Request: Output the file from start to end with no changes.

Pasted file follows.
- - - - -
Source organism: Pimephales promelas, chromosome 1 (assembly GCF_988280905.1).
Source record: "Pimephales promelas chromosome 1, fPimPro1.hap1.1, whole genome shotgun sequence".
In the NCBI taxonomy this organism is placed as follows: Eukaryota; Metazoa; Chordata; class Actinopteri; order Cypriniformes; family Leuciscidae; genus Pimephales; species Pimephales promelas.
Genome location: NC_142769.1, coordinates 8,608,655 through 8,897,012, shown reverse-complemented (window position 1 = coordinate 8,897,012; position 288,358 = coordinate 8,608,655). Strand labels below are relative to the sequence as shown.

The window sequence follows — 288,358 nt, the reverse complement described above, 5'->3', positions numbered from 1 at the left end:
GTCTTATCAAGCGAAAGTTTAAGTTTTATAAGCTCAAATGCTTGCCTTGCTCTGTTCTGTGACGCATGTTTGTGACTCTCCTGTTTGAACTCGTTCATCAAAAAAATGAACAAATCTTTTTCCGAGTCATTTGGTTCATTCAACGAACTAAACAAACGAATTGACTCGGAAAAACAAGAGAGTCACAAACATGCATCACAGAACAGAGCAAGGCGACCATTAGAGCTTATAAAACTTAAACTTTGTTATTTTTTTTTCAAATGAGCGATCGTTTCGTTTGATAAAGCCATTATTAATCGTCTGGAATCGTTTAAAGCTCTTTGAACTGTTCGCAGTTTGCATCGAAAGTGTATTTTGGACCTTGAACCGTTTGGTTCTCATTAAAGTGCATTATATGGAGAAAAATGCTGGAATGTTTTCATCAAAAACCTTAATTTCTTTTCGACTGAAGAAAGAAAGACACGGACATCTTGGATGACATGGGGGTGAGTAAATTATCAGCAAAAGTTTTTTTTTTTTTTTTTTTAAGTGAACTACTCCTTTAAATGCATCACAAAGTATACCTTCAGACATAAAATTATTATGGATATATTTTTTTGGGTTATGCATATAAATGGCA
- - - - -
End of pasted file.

Source organism: Pimephales promelas, chromosome 1 (assembly GCF_988280905.1).
Source record: "Pimephales promelas chromosome 1, fPimPro1.hap1.1, whole genome shotgun sequence".
In the NCBI taxonomy this organism is placed as follows: Eukaryota; Metazoa; Chordata; class Actinopteri; order Cypriniformes; family Leuciscidae; genus Pimephales; species Pimephales promelas.
Genome location: NC_142769.1, coordinates 8,608,655 through 8,897,012, shown reverse-complemented (window position 1 = coordinate 8,897,012; position 288,358 = coordinate 8,608,655). Strand labels below are relative to the sequence as shown.

The window sequence follows — 288,358 nt, the reverse complement described above, 5'->3', positions numbered from 1 at the left end:
GTCTTATCAAGCGAAAGTTTAAGTTTTATAAGCTCAAATGCTTGCCTTGCTCTGTTCTGTGACGCATGTTTGTGACTCTCCTGTTTGAACTCGTTCATCAAAAAAATGAACAAATCTTTTTCCGAGTCATTTGGTTCATTCAACGAACTAAACAAACGAATTGACTCGGAAAAACAAGAGAGTCACAAACATGCATCACAGAACAGAGCAAGGCGACCATTAGAGCTTATAAAACTTAAACTTTGTTATTTTTTTTTCAAATGAGCGATCGTTTCGTTTGATAAAGCCATTATTAATCGTCTGGAATCGTTTAAAGCTCTTTGAACTGTTCGCAGTTTGCATCGAAAGTGTATTTTGGACCTTGAACCGTTTGGTTCTCATTAAAGTGCATTATATGGAGAAAAATGCTGGAATGTTTTCATCAAAAACCTTAATTTCTTTTCGACTGAAGAAAGAAAGACACGGACATCTTGGATGACATGGGGGTGAGTAAATTATCAGCAAAAGTTTTTTTTTTTTTTTTTTTAAGTGAACTACTCCTTTAAATGCATCACAAAGTATACCTTCAGACATAAAATTATTATGGATATATTTTTTTGGGTTATGCATATAAATGGCA